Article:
It turns out thunderstorms pack a much bigger punch than most people think. In the mid-1990s, we found that lightning and the associated electric field above a thunderstorm can be strong enough to produce a gamma ray blast detectable from space. These terrestrial gamma-ray flashes (TGFs) are believed to occur all over the world at a rate of about 500 per day. Researchers using NASA’s Fermi Gamma-ray Space Telescope have discovered a similar, but previously undetected phenomena: the production of an antimatter beam from the top of these storms.
Fermi is built to observe and measure gamma rays from anywhere in the Universe, but it has also been used to look at terrestrial events as well. Over its first three years, Fermi has identified 130 TGFs. These TGFs have included gamma rays with an energy of 511 keV—the energy signature of an electron-positron annihilation event.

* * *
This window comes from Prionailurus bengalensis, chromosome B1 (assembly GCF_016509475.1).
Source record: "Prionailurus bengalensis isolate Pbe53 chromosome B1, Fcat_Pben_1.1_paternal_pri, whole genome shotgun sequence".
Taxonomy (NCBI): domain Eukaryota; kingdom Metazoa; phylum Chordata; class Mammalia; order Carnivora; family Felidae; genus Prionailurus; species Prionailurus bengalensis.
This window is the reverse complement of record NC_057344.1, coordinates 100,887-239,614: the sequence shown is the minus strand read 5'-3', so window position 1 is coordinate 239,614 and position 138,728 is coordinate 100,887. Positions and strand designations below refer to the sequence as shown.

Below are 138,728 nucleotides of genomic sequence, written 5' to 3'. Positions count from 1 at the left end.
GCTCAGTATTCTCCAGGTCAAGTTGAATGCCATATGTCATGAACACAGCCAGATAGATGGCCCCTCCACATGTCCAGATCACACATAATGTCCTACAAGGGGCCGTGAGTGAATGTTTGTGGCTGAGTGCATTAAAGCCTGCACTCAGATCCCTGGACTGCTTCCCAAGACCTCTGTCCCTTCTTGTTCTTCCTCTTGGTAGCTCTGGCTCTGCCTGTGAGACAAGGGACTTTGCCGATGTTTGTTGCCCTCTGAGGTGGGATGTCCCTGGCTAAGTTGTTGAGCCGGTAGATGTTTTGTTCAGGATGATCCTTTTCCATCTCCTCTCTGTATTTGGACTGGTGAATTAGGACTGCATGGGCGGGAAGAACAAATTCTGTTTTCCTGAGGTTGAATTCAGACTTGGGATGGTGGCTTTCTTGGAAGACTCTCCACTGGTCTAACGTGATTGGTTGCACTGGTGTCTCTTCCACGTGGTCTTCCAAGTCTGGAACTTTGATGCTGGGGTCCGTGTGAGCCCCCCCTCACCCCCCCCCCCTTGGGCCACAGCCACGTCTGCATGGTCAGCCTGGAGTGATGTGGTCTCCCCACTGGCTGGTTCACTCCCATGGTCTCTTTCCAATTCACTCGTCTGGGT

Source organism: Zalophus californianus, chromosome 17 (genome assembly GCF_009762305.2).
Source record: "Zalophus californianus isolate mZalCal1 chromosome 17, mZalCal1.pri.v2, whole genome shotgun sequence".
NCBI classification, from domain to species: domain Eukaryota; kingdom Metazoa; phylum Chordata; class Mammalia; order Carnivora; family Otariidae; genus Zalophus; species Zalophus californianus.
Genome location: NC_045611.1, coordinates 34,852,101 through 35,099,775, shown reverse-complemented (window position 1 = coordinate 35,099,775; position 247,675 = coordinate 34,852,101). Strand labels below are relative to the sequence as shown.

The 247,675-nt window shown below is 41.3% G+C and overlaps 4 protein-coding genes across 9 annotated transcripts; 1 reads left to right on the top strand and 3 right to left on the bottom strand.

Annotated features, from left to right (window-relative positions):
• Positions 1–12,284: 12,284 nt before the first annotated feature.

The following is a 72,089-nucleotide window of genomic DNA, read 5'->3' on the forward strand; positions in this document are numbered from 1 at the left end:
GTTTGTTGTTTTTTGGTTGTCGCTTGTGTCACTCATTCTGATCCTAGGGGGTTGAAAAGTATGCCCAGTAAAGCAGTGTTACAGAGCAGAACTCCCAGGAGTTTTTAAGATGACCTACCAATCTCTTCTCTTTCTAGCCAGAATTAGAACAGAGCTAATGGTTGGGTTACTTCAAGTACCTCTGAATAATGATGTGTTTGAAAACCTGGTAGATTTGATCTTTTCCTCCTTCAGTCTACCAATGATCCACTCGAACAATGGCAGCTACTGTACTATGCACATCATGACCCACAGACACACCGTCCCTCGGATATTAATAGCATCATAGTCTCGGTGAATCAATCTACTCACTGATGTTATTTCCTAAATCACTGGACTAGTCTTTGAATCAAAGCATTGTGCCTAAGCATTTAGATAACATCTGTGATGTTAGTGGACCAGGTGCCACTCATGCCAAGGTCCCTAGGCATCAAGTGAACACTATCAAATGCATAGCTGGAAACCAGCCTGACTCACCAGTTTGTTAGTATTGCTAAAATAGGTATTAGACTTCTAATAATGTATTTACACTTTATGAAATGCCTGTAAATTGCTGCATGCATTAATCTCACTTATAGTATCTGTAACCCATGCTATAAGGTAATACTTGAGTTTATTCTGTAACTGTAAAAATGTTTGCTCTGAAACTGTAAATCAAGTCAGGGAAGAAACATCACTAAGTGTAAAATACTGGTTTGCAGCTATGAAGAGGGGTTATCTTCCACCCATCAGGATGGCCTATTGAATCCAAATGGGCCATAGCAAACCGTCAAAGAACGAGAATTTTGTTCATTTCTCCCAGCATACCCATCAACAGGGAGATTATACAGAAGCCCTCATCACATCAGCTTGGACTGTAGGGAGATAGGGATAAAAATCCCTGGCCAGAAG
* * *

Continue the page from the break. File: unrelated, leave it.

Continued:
All these TGFs are postulated to be caused by electron/positron beams by the authors of the paper. Just think that every day regular weather events could be accomplishing things that we have only been able to recreate in the lab within the last 50 years or so.
Electrons getting accelerated to almost light speed. Wow. It is a measure of just how powerful thunderstorms can be. I wonder if there are storms on Saturn or Jupiter that are even more powerful?